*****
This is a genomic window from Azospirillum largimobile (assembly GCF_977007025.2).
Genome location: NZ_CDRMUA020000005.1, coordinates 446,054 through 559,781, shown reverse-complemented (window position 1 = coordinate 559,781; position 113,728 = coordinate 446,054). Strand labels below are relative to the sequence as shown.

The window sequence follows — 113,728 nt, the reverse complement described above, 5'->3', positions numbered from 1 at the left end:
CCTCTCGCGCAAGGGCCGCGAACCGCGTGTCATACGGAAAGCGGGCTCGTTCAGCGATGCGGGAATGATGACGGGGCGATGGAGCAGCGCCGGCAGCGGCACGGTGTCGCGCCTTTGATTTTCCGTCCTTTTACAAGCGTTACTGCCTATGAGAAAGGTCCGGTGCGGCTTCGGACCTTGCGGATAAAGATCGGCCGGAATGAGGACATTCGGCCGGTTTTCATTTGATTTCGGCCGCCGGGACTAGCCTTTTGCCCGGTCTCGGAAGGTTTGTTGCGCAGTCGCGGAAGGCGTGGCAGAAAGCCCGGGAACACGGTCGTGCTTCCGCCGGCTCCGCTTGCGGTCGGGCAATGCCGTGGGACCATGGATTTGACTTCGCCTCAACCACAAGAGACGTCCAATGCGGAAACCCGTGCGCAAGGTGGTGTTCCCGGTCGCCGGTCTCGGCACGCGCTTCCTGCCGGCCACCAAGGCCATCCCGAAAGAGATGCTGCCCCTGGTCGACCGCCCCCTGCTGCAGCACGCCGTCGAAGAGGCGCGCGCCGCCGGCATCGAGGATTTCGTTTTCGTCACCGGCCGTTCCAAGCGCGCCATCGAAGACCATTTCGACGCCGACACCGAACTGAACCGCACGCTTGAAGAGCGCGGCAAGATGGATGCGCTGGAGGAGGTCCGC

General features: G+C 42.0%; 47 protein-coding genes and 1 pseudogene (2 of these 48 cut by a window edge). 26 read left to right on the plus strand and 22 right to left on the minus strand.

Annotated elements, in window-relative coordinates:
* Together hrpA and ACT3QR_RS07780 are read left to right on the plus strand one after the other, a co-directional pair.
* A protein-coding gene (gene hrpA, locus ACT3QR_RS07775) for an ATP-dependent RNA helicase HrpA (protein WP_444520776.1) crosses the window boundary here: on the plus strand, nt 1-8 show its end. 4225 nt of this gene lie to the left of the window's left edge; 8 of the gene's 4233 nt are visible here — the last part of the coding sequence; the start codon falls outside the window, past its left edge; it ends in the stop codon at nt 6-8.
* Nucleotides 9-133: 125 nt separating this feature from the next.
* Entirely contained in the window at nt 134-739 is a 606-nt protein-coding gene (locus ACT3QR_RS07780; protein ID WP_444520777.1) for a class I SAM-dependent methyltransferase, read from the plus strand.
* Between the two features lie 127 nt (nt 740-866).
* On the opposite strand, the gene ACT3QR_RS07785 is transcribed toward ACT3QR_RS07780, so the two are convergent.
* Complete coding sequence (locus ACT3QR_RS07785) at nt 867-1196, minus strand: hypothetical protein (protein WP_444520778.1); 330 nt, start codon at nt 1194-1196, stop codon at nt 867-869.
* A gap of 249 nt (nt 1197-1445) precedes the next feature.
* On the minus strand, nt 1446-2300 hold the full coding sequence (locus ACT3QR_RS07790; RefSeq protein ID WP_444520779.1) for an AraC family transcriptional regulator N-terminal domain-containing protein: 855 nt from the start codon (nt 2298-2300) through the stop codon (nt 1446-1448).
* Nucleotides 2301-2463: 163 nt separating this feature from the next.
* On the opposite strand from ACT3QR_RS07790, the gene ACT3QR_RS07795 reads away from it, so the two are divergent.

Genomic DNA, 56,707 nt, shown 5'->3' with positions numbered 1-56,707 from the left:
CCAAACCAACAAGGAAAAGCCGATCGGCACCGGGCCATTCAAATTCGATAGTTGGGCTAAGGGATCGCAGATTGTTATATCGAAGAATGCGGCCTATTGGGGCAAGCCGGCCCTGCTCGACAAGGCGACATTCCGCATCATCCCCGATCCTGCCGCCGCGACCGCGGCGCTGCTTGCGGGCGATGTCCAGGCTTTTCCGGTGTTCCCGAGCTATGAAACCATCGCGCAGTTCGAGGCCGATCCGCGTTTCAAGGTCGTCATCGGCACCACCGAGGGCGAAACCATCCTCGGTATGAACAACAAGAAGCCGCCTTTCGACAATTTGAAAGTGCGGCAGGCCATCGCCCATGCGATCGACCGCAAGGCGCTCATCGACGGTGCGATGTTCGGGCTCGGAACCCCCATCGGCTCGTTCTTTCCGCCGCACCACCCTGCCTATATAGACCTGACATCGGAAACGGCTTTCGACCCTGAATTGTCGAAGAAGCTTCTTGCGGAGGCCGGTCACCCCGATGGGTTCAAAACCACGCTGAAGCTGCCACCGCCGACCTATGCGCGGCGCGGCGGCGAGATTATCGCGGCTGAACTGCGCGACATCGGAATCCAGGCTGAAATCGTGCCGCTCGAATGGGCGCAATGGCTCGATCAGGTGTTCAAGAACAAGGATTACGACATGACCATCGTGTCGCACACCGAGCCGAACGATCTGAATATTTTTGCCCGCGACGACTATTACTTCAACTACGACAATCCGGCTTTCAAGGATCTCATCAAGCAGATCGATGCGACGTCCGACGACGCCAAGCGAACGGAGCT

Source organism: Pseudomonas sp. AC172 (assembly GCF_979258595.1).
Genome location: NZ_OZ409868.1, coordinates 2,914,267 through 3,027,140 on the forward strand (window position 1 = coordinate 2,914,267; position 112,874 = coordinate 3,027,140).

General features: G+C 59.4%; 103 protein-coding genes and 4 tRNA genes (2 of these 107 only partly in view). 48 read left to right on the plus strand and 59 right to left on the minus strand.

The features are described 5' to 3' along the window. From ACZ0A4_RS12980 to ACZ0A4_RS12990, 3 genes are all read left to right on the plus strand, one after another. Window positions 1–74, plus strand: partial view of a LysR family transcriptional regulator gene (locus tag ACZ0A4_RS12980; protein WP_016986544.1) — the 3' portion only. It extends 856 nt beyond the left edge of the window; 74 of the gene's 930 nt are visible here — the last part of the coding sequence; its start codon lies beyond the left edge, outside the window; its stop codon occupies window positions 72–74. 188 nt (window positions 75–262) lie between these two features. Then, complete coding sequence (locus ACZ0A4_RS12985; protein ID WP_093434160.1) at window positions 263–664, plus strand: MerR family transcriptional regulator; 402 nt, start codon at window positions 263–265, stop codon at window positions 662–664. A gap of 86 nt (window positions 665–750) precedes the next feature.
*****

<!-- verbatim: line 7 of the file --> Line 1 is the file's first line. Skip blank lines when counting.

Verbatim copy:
* Together hrpA and ACT3QR_RS07780 are read left to right on the plus strand one after the other, a co-directional pair.